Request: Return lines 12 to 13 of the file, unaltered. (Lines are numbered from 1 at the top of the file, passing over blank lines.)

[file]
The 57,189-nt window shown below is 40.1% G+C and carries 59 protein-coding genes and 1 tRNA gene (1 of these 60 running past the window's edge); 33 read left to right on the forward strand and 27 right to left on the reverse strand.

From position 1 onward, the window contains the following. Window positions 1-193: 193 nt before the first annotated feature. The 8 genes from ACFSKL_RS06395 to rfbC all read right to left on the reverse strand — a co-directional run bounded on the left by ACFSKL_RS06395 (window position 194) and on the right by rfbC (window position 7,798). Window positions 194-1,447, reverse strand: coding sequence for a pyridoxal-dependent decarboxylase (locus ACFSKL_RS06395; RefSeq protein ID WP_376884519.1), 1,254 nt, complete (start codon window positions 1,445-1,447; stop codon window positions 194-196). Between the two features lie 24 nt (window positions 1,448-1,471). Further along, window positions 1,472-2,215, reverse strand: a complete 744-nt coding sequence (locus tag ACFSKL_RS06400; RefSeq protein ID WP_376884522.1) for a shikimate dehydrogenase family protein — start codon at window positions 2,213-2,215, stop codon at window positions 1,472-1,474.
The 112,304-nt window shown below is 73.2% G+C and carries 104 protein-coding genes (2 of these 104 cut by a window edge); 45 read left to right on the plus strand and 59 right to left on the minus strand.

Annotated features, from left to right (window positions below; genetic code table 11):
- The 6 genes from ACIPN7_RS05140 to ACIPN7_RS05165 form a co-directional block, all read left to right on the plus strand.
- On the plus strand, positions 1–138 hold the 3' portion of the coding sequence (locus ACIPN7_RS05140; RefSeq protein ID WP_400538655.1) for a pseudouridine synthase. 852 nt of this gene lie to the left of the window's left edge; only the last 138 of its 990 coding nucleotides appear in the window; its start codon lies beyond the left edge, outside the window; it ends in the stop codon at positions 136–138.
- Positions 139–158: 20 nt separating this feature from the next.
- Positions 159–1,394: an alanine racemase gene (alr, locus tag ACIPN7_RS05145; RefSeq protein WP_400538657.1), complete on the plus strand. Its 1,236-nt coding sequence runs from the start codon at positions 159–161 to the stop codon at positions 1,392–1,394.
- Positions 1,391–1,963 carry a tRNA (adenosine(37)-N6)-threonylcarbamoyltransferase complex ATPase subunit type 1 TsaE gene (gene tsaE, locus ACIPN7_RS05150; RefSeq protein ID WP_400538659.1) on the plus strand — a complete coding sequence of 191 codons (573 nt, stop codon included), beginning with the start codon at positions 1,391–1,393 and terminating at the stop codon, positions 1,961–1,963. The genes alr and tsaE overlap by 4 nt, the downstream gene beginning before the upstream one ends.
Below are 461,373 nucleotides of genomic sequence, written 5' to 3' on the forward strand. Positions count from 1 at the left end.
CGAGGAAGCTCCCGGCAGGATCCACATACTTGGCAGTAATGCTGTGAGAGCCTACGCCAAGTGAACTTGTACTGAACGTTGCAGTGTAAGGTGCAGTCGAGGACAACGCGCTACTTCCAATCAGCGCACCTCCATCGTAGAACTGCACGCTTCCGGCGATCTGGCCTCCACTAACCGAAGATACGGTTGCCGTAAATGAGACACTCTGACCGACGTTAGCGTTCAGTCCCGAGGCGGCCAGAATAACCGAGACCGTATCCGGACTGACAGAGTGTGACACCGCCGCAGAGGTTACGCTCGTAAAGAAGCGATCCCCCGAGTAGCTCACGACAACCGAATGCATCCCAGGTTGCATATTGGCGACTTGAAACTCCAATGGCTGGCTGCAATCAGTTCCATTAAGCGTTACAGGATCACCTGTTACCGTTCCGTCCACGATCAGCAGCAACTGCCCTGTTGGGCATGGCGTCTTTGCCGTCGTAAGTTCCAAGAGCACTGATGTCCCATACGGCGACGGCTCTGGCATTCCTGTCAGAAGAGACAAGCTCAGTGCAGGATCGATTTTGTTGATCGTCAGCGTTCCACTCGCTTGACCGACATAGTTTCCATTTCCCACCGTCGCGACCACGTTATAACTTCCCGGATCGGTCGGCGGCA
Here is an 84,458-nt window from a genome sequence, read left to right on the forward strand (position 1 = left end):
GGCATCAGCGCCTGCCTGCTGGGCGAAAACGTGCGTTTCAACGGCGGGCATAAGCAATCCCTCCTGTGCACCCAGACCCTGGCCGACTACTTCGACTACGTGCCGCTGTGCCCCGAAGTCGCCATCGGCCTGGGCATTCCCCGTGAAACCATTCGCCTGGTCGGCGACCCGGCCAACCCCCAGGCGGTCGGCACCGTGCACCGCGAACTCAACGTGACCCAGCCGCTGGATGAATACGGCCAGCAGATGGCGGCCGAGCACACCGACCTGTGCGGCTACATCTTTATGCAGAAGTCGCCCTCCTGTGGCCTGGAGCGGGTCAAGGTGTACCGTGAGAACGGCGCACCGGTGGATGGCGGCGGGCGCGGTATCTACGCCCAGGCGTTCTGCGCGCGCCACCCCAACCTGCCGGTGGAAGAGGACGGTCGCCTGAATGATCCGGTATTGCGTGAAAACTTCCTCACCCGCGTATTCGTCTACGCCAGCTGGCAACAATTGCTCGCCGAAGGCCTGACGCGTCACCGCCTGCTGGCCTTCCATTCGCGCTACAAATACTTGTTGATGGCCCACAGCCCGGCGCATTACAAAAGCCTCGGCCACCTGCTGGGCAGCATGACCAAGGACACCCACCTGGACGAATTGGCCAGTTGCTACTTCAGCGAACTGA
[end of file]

Here is an 84,458-nt window from a genome sequence, read left to right on the forward strand (position 1 = left end):
GGCATCAGCGCCTGCCTGCTGGGCGAAAACGTGCGTTTCAACGGCGGGCATAAGCAATCCCTCCTGTGCACCCAGACCCTGGCCGACTACTTCGACTACGTGCCGCTGTGCCCCGAAGTCGCCATCGGCCTGGGCATTCCCCGTGAAACCATTCGCCTGGTCGGCGACCCGGCCAACCCCCAGGCGGTCGGCACCGTGCACCGCGAACTCAACGTGACCCAGCCGCTGGATGAATACGGCCAGCAGATGGCGGCCGAGCACACCGACCTGTGCGGCTACATCTTTATGCAGAAGTCGCCCTCCTGTGGCCTGGAGCGGGTCAAGGTGTACCGTGAGAACGGCGCACCGGTGGATGGCGGCGGGCGCGGTATCTACGCCCAGGCGTTCTGCGCGCGCCACCCCAACCTGCCGGTGGAAGAGGACGGTCGCCTGAATGATCCGGTATTGCGTGAAAACTTCCTCACCCGCGTATTCGTCTACGCCAGCTGGCAACAATTGCTCGCCGAAGGCCTGACGCGTCACCGCCTGCTGGCCTTCCATTCGCGCTACAAATACTTGTTGATGGCCCACAGCCCGGCGCATTACAAAAGCCTCGGCCACCTGCTGGGCAGCATGACCAAGGACACCCACCTGGACGAATTGGCCAGTTGCTACTTCAGCGAACTGA